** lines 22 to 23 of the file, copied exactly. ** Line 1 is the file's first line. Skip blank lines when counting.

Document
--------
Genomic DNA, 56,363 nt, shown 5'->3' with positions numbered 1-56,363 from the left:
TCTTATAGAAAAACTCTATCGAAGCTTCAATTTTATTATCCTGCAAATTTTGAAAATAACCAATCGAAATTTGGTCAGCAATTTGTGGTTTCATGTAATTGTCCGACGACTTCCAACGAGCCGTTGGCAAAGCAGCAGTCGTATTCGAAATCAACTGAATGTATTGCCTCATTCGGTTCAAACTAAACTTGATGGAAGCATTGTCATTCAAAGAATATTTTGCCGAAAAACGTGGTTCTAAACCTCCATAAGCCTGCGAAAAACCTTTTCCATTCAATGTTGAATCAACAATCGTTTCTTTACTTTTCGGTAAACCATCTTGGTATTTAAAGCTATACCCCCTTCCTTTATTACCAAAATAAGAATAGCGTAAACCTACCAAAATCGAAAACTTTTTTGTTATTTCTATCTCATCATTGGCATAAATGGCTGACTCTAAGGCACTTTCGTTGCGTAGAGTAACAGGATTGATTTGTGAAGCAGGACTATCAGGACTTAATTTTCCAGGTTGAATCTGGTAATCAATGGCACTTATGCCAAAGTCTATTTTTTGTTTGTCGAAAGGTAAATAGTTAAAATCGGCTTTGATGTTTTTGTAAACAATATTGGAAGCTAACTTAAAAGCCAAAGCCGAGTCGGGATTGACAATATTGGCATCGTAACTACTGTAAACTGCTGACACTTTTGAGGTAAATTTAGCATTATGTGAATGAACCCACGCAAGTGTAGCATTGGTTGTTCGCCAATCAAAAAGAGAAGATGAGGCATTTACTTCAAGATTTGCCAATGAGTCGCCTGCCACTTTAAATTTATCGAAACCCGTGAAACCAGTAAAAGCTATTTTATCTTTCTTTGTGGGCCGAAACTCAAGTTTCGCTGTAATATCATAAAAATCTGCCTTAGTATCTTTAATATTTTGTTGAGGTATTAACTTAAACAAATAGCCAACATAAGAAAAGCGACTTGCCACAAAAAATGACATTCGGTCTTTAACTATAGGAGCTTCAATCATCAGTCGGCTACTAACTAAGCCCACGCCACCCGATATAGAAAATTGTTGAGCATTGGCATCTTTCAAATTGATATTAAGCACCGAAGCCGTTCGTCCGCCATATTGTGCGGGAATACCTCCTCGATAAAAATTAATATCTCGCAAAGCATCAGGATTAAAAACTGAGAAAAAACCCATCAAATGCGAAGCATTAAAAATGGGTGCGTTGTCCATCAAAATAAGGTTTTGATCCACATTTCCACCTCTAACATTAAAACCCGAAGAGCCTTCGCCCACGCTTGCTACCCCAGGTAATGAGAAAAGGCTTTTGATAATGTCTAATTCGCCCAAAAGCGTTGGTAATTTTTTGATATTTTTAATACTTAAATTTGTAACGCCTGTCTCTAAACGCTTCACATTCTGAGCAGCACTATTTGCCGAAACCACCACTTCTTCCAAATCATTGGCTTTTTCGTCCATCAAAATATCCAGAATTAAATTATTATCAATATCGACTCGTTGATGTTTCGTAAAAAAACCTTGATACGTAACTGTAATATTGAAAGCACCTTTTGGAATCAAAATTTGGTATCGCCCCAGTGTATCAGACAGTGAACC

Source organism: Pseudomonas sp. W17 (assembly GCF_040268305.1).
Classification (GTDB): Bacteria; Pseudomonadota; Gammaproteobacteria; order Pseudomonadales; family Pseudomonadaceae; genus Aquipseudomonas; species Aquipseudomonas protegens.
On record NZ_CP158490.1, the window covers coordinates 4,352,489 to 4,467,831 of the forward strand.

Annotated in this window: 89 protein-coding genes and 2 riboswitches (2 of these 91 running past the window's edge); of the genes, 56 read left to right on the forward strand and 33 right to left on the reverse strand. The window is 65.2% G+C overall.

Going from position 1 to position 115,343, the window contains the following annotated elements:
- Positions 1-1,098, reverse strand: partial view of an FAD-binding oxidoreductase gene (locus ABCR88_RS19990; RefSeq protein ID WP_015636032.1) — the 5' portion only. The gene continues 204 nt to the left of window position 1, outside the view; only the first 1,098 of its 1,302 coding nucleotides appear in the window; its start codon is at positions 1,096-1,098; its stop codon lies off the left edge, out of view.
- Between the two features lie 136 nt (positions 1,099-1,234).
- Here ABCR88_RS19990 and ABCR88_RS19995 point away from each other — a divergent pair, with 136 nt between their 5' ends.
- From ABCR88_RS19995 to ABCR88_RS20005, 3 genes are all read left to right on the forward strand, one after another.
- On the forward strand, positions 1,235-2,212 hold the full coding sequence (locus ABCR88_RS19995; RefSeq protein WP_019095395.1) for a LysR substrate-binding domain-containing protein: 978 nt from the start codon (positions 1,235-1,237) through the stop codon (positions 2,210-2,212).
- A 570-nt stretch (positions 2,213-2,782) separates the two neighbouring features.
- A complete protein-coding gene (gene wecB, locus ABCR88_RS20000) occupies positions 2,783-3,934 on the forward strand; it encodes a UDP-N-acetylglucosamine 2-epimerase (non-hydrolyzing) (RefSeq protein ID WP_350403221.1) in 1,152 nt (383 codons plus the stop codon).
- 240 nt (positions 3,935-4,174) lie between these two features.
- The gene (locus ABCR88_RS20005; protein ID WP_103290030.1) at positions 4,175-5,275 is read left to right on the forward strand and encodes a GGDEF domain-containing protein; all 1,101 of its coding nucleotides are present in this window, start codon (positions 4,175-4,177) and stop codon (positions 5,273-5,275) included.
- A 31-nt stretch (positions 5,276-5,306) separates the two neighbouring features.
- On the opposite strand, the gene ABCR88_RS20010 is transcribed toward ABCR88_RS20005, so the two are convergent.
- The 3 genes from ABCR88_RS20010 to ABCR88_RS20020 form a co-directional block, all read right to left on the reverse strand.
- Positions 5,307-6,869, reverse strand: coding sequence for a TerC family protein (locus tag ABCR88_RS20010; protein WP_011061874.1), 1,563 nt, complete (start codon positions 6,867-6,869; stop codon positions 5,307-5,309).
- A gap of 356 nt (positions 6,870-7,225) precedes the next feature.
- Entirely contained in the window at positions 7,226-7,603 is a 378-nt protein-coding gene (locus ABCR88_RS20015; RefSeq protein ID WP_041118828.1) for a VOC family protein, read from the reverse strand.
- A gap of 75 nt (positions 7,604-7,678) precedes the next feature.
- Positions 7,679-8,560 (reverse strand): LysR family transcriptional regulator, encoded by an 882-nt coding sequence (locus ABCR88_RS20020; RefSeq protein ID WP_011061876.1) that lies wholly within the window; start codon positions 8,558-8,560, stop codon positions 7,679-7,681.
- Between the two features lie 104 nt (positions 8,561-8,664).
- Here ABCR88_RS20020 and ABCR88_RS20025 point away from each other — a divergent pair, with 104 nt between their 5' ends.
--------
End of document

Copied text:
- Entirely contained in the window at positions 7,226-7,603 is a 378-nt protein-coding gene (locus ABCR88_RS20015; RefSeq protein ID WP_041118828.1) for a VOC family protein, read from the reverse strand.
- A gap of 75 nt (positions 7,604-7,678) precedes the next feature.